213interface has been generalized to allow any variable to be tied
214to an object class which defines its access methods.
215
216=item * Subroutine definitions may now be autoloaded
217
218In fact, the AUTOLOAD mechanism also allows you to define any arbitrary
5f05dabc 219semantics for undefined subroutine calls. It's not for just autoloading.
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220
221=item * Regular expression enhancements
222
fc952dec 223You can now specify nongreedy quantifiers. You can now do grouping
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224without creating a backreference. You can now write regular expressions
225with embedded whitespace and comments for readability. A consistent
226extensibility mechanism has been added that is upwardly compatible with
227all old regular expressions.
228
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229=item * Innumerable Unbundled Modules
230
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231The Comprehensive Perl Archive Network described in L<perlmodlib>
232contains hundreds of plug-and-play modules full of reusable code.
233See F<http://www.perl.com/CPAN> for a site near you.
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234
235=item * Compilability
236
237While not yet in full production mode, a working perl-to-C compiler
fc952dec 238does exist. It can generate portable byte code, simple C, or
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239optimized C code.
240
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241=back
242
68dc0745 243Okay, that's I<definitely> enough hype.
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244
245=head1 ENVIRONMENT
246
1e422769 247See L<perlrun>.
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248
249=head1 AUTHOR
250
9607fc9c 251Larry Wall <F<larry@wall.org>>, with the help of oodles of other folks.
a0d0e21e 252
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253If your Perl success stories and testimonials may be of help to others
254who wish to advocate the use of Perl in their applications,
255or if you wish to simply express your gratitude to Larry and the
256Perl developers, please write to <F<perl-thanks@perl.org>>.
257
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258=head1 FILES
259
5f05dabc 260 "@INC" locations of perl libraries
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261
262=head1 SEE ALSO
263
264 a2p awk to perl translator
4633a7c4 265
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266 s2p sed to perl translator
267
268=head1 DIAGNOSTICS
269
270The B<-w> switch produces some lovely diagnostics.
271
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272See L<perldiag> for explanations of all Perl's diagnostics. The C<use
273diagnostics> pragma automatically turns Perl's normally terse warnings
274and errors into these longer forms.
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275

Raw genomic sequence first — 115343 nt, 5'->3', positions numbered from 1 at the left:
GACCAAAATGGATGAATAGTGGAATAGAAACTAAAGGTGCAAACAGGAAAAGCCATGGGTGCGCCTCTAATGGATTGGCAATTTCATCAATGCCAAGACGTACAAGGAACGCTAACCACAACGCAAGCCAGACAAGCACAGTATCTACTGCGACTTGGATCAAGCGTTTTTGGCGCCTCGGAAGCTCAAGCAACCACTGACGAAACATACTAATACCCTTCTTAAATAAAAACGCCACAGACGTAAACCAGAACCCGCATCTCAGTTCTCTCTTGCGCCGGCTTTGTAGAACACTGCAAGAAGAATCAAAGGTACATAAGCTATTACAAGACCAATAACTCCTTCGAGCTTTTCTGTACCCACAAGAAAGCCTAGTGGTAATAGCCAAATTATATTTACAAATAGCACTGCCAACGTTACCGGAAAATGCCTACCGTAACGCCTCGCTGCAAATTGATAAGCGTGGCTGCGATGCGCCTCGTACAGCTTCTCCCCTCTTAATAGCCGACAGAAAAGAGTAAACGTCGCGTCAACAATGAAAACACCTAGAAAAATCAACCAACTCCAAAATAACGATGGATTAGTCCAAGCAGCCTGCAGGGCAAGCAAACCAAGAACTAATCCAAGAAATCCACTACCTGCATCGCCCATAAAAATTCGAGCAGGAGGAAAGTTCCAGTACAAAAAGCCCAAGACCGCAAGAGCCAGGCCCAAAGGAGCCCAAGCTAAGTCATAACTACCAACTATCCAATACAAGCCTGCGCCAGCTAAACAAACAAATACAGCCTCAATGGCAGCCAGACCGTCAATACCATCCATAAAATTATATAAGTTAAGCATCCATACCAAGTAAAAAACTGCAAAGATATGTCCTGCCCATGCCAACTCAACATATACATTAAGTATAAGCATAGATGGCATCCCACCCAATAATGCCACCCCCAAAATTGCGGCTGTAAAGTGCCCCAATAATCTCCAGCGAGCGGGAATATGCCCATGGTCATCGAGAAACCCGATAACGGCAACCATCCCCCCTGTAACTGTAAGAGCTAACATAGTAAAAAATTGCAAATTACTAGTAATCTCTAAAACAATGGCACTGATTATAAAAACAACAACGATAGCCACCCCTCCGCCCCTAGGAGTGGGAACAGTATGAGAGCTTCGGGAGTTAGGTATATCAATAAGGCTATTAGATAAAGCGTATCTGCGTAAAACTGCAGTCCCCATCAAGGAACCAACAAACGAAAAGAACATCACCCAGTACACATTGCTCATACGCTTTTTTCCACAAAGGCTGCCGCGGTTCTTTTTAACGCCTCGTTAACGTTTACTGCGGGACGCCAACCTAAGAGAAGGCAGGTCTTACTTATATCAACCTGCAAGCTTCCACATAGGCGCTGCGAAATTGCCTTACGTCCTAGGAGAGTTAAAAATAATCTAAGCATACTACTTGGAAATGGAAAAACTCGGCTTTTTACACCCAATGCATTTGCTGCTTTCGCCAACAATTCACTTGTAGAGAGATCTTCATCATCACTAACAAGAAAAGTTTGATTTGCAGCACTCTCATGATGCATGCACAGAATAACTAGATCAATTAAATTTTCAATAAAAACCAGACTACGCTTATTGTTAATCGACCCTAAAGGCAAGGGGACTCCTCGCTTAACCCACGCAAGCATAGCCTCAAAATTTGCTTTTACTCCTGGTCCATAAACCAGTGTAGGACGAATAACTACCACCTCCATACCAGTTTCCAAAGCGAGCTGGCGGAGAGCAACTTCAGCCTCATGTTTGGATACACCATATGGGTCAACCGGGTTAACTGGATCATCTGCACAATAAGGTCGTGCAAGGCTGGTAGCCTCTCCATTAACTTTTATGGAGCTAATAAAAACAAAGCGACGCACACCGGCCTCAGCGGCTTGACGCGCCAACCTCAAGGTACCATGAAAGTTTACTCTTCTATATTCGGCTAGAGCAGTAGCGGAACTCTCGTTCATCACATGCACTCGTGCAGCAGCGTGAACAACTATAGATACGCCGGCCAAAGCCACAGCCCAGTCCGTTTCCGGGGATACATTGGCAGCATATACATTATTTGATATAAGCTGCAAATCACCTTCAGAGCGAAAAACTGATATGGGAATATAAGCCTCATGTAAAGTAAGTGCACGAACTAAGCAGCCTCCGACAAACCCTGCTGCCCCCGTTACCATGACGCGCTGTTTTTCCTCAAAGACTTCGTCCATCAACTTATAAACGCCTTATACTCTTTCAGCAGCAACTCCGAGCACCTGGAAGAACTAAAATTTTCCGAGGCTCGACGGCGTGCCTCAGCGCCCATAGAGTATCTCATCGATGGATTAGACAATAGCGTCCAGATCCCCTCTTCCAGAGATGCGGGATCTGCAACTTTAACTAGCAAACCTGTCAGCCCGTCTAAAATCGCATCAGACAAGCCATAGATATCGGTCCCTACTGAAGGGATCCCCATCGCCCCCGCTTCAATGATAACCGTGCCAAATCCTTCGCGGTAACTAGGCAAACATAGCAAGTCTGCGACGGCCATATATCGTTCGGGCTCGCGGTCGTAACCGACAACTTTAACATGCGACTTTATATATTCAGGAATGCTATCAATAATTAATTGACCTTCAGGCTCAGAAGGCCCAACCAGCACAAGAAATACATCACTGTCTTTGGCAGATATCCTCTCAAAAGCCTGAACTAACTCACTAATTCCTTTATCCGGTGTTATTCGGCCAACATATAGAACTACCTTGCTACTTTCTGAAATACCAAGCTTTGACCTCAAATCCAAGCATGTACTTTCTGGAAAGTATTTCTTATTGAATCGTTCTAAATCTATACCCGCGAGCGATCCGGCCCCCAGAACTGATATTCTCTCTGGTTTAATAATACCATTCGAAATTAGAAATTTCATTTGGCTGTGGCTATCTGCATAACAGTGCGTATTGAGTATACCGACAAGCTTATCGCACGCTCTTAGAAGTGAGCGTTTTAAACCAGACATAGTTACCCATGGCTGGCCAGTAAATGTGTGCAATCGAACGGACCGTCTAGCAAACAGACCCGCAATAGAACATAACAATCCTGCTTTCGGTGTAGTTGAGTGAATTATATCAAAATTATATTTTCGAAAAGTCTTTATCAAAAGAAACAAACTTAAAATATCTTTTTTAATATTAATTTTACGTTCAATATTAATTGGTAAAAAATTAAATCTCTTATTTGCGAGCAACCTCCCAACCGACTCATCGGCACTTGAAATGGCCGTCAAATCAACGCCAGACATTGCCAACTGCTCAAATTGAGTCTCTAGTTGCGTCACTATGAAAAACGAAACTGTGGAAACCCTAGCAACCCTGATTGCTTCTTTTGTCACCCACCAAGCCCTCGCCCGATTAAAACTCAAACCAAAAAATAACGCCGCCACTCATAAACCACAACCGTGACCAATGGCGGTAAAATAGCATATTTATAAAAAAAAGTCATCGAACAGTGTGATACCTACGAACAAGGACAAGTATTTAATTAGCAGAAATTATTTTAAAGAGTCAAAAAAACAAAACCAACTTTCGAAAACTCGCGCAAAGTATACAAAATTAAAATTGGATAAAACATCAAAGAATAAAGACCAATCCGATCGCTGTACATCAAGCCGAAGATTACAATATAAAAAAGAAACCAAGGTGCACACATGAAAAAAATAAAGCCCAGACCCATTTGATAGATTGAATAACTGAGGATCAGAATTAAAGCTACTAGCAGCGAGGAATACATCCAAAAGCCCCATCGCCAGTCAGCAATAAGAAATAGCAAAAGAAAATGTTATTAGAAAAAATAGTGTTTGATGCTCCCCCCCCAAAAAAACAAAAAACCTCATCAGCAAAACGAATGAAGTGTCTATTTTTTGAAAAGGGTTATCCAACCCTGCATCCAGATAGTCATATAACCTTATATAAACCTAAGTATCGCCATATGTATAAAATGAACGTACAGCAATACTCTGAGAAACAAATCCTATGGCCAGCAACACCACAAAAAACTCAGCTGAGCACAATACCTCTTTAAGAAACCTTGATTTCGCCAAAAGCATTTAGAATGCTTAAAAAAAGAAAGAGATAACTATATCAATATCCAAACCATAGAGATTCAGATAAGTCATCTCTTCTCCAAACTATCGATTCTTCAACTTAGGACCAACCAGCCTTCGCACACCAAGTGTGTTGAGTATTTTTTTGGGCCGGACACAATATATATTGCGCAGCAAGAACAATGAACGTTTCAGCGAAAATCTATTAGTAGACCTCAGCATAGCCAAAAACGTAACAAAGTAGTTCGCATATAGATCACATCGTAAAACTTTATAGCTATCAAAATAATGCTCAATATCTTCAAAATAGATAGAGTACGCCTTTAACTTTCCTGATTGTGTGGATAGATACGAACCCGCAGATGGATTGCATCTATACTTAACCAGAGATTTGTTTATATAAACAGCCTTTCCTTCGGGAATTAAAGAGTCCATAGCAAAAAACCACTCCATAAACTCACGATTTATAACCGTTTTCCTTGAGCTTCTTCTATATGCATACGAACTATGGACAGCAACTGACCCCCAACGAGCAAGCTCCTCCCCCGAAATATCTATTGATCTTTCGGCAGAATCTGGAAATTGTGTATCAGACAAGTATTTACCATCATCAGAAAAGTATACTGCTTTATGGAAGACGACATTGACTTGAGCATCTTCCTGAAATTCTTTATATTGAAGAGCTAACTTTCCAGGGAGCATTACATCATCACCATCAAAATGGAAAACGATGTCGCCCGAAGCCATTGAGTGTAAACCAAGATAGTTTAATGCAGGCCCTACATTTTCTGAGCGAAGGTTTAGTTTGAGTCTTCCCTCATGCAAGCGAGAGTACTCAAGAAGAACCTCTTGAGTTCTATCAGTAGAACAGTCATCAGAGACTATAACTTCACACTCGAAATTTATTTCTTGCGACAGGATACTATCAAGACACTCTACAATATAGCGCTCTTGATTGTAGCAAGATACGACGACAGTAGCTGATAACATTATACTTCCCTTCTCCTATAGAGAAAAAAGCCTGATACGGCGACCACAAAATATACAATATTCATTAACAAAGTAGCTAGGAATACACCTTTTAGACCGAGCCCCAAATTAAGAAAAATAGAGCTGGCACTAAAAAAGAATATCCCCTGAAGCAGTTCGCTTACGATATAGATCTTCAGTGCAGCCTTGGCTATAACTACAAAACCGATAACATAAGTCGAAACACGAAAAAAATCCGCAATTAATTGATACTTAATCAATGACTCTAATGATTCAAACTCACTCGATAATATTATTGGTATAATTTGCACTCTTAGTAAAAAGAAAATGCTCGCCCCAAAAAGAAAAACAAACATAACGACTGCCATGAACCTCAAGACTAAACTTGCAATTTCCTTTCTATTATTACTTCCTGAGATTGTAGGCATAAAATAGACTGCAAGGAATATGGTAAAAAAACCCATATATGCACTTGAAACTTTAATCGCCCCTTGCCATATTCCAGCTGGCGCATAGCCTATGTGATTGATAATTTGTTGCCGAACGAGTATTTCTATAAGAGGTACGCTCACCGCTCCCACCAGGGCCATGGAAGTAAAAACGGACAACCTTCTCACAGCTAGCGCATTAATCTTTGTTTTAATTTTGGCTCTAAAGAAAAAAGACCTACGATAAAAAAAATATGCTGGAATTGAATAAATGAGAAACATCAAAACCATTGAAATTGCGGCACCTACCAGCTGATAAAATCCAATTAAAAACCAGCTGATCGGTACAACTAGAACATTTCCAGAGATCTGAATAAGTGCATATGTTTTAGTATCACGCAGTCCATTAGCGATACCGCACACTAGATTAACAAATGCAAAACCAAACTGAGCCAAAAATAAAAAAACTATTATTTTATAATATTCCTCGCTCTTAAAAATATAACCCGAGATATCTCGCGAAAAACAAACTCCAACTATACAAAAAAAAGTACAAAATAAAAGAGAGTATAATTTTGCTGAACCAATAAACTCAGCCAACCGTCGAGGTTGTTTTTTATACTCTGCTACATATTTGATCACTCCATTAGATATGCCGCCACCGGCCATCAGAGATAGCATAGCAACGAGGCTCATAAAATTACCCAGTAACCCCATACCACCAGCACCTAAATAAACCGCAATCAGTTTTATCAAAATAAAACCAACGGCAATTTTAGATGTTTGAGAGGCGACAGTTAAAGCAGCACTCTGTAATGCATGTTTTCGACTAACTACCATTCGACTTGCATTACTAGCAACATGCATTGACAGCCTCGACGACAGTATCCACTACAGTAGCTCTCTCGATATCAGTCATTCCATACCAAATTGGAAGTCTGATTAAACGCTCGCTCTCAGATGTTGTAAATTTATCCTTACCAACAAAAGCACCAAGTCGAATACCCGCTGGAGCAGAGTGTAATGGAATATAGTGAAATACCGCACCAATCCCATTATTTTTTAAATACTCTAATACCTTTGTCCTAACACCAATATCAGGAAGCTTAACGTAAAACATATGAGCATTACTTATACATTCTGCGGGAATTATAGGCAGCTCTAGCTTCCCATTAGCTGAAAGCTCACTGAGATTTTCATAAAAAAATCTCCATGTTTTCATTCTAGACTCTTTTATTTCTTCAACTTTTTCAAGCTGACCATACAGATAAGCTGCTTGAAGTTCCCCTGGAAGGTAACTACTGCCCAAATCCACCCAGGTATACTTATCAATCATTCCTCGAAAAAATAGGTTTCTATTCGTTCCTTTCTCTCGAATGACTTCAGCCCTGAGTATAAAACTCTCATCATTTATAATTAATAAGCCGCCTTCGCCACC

276Compilation errors will tell you the line number of the error, with an
277indication of the next token or token type that was to be examined.
278(In the case of a script passed to Perl via B<-e> switches, each
279B<-e> is counted as one line.)
280
281Setuid scripts have additional constraints that can produce error
282messages such as "Insecure dependency". See L<perlsec>.
283
284Did we mention that you should definitely consider using the B<-w>
285switch?
286
287=head1 BUGS
288
289The B<-w> switch is not mandatory.
290
291Perl is at the mercy of your machine's definitions of various
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292operations such as type casting, atof(), and floating-point
293output with sprintf().
a0d0e21e 294
748a9306 295If your stdio requires a seek or eof between reads and writes on a
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296particular stream, so does Perl. (This doesn't apply to sysread()
297and syswrite().)
298
299While none of the built-in data types have any arbitrary size limits
300(apart from memory size), there are still a few arbitrary limits: a
d357d931 301given variable name may not be longer than 255 characters, and no
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302component of your PATH may be longer than 255 if you use B<-S>. A regular
303expression may not compile to more than 32767 bytes internally.
304
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305You may mail your bug reports (be sure to include full configuration
306information as output by the myconfig program in the perl source tree,
9607fc9c 307or by C<perl -V>) to <F<perlbug@perl.com>>.
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308If you've succeeded in compiling perl, the perlbug script in the utils/
309subdirectory can be used to help mail in a bug report.
4633a7c4 310
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311Perl actually stands for Pathologically Eclectic Rubbish Lister, but
312don't tell anyone I said that.
313
314=head1 NOTES
315
316The Perl motto is "There's more than one way to do it." Divining
317how many more is left as an exercise to the reader.
318
4633a7c4 319The three principal virtues of a programmer are Laziness,
a0d0e21e 320Impatience, and Hubris. See the Camel Book for why.
16d20bd9 321